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Re: [Phys-L] Ex: Re: definition of spring

If you want to be picky — and who amongst us doesn't want that? ;-) —the equator gets more than 12 hours of daylight every day and, at mid-latitude locations in the northern hemisphere, equal day and night occurs 4 or 5 days before the vernal equinox.

John Mallinckrodt
Cal Poly Pomona

On Mar 23, 2021, at 4:45 PM, Larry Smith <> wrote:

Apparently there are various definitions (astronomical, meteorological, etc.).

My colleague thinks the definition of spring hinges on the definition of winter which he would like to define in terms of daylight or temperature: the 91 shortest days or the 91 consecutive coldest days on average. Neither of these allow for spring to start as late as March 21 in the northern hemisphere. He thinks it makes more sense to have the vernal equinox be the middle of spring. While definitions are somewhat arbitrary, why do astronomers say spring _starts_ on the vernal equinox?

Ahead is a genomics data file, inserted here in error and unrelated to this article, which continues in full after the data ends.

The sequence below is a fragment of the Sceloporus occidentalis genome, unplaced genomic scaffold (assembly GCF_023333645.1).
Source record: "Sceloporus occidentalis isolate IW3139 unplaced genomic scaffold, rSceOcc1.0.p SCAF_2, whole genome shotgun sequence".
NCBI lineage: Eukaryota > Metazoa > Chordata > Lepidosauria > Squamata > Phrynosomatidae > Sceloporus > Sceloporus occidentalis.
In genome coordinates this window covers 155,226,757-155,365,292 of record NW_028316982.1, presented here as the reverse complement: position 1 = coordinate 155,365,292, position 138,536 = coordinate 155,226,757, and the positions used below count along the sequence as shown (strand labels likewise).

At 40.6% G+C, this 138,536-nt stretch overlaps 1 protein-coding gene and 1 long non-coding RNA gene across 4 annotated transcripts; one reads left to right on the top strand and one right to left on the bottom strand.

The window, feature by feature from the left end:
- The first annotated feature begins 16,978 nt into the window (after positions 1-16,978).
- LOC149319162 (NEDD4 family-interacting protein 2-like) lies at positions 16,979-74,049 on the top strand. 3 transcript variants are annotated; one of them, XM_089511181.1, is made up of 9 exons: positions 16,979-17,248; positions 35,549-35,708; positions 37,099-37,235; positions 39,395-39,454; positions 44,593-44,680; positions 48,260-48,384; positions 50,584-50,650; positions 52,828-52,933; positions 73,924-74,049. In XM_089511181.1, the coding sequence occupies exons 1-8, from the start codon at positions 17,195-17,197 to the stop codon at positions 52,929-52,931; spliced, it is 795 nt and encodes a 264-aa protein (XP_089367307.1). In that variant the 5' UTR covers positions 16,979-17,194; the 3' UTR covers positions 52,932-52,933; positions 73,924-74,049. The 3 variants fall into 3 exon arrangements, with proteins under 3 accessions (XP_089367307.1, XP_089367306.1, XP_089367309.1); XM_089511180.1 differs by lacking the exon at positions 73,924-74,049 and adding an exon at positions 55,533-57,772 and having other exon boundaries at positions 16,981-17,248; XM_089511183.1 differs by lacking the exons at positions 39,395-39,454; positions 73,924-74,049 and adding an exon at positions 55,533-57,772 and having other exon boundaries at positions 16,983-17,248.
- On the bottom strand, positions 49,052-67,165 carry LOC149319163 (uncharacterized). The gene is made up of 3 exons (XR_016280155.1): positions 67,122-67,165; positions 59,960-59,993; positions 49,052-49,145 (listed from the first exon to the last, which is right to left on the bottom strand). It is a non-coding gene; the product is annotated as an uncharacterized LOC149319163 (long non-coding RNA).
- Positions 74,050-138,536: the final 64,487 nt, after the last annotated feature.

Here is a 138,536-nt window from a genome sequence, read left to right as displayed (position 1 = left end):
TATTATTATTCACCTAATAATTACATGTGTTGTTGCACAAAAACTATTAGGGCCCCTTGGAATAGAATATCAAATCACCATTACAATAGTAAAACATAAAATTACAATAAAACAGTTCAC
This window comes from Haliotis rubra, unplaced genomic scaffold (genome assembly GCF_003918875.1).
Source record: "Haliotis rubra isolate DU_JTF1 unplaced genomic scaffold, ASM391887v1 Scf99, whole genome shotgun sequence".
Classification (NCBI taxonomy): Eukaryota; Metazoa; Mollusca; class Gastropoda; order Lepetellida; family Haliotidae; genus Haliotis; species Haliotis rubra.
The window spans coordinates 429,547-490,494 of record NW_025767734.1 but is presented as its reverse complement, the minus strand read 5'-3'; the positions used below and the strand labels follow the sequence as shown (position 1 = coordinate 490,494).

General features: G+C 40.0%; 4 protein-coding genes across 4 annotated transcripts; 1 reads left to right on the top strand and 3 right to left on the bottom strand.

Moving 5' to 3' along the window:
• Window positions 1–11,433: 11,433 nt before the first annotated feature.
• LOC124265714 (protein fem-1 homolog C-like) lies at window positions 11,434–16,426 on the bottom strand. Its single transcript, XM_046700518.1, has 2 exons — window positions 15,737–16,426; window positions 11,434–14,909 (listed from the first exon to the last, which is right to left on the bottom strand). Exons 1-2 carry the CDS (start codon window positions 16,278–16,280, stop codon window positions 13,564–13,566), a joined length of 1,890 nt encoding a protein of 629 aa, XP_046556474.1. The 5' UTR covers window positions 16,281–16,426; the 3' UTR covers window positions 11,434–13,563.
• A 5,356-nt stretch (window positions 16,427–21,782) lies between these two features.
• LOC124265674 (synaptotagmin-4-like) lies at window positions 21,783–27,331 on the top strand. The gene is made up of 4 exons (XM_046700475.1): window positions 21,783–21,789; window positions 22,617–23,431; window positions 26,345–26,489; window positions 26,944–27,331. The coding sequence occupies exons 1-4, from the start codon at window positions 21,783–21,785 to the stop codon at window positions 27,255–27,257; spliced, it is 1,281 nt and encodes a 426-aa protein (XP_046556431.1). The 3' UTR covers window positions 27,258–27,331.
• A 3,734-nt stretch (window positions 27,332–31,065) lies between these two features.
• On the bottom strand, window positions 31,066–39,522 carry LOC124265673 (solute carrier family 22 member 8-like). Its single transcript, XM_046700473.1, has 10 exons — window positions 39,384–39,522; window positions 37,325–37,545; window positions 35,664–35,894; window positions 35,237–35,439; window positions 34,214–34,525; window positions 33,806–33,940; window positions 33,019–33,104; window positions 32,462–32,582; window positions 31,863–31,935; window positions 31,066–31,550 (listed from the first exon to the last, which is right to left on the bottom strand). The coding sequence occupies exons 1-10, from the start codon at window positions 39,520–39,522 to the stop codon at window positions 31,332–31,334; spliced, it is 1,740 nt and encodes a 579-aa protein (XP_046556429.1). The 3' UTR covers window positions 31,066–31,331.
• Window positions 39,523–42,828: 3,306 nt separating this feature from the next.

On Mar 23, 2021, at 5:39 PM, Anthony Lapinski <> wrote:

I think you meant March 21.

And also ...over the equator at noon.

Interestingly, the equator is the only location that gets 12 hours of
daylight every day of year. My astronomy students every year find this
difficult to understand/explain.

On Tue, Mar 23, 2021 at 7:22 PM Brian Whatcott <>

Astronomical Spring in the northern hemisphere is the vernal equinox -
when the sun is directly over the equator.
Meteorological Spring is counted as the three months following March 1st.
On Monday, March 22, 2021, 06:18:40 PM CDT, Larry Smith <> wrote:

What is the definition of spring (the season) and why?


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